Managing High Blood Pressure
High blood pressure increases your risk of heart problems, stroke, and kidney problems. If you have chest pains, a severe headache, nausea, dizziness, or lose your sight, call your doctor immediately.
If you have a history of high blood pressure, talk to your doctor about the best ways to control it. You may be able to take medication. You also can try these tips to keep your blood pressure in a healthy range:
- Exercise regularly. This keeps your heart fit and helps you maintain a healthy weight.
- Reduce stress. Try relaxation techniques such as guided imagery or meditation.
- Don’t smoke. Smoking can raise your blood pressure.
- Eat a healthy diet. Fill your plate with foods low in saturated fat and sodium, and try to eat plenty of fruits and vegetables.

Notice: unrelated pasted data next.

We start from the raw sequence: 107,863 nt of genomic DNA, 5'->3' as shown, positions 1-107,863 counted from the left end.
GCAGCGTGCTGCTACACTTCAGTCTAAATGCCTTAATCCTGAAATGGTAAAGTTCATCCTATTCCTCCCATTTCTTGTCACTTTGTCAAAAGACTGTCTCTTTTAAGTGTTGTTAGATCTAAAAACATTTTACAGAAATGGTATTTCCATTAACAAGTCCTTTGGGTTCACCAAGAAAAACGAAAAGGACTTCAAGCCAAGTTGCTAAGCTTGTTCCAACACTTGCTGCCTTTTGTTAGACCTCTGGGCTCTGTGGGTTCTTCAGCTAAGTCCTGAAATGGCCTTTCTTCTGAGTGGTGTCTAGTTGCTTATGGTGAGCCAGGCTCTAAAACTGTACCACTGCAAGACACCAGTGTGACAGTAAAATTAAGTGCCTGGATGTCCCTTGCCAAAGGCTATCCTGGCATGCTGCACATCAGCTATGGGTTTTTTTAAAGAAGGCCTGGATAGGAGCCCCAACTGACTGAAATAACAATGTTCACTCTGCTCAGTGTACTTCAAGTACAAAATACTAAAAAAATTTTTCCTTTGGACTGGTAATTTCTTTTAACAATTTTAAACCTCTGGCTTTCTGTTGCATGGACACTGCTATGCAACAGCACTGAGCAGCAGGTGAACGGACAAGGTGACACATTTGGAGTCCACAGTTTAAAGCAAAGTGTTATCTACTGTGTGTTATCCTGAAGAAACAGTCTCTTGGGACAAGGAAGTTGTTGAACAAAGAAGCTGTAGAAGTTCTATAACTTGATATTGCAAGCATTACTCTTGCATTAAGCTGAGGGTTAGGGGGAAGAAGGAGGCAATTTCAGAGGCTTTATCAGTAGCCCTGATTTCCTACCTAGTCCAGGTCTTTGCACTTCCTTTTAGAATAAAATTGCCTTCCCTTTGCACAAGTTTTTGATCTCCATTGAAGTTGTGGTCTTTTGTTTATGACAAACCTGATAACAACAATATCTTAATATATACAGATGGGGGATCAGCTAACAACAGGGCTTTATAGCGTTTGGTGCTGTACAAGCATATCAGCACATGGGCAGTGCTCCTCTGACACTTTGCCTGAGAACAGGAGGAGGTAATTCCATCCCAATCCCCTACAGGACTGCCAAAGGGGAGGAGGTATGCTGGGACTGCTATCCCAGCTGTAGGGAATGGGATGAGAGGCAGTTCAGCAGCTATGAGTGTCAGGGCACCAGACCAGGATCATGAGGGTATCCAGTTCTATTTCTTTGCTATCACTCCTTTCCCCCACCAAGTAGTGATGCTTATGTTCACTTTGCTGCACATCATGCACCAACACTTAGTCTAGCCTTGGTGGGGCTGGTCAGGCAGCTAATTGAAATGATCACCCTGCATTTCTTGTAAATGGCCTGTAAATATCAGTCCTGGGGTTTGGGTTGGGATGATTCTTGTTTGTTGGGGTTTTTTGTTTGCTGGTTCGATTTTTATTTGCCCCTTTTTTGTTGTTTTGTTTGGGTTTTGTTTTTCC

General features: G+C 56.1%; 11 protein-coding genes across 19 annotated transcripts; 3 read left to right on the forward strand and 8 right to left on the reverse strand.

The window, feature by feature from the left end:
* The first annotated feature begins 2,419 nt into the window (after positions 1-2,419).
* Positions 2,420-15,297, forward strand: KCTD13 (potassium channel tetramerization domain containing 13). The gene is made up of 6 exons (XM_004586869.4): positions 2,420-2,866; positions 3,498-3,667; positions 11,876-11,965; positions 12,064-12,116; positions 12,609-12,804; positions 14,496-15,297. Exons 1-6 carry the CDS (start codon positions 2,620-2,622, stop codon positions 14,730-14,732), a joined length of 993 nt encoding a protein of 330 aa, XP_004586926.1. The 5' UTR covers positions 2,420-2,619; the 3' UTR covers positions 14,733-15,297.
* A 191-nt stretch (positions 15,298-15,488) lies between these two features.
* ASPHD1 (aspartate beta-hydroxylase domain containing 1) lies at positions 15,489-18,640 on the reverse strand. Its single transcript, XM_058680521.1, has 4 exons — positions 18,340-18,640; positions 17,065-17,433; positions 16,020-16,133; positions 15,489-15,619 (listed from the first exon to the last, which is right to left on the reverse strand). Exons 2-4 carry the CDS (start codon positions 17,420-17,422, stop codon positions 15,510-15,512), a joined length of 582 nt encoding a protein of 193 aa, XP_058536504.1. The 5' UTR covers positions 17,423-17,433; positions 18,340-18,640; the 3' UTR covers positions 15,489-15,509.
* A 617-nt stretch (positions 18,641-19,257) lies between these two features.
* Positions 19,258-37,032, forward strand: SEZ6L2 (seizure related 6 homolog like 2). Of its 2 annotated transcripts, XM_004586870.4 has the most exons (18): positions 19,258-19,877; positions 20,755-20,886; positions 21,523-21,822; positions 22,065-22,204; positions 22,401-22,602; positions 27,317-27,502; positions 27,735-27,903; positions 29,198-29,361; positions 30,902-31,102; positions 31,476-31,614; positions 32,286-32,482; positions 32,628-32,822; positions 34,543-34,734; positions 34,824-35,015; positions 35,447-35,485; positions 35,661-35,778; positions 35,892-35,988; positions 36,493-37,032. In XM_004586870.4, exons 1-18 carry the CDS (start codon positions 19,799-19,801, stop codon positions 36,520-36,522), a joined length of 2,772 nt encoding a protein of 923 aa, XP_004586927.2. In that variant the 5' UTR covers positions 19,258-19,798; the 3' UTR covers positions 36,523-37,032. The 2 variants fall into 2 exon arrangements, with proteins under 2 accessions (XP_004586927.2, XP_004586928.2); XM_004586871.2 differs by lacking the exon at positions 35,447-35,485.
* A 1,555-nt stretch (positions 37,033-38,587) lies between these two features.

- Maintain a healthy weight. Regular exercise and a healthy diet can help.
- Avoid alcohol and caffeine because they can raise your blood pressure.
Mastectomy: Healing At Home
After surgery, your body needs time to recover. You will receive information about helping your body heal and what you can and can’t do. You may also be given a short-term prosthesis to wear during this time. And youll learn what complications to watch for.
Follow-up appointments will also be made so your healthcare provider can check on you as you heal.
In the future, tell all healthcare providers that youve had a mastectomy and on which side. You should not have your blood pressure taken, a blood draw, or IV line on that side.
At Blood Lab I Tell Them Right Away
I keep left arm in coat sleeve to remember to not use…I TELL them only right arm and bad veins….after many attempts they will say lets check YOUR OTHER ARM…i say NO…
during surgeries and colonscopies since my breast surgery exacatly 3 yrs now…I have them put special bright color band on my left wrist and some have NOT on IV pole as well…
Thanks for reply…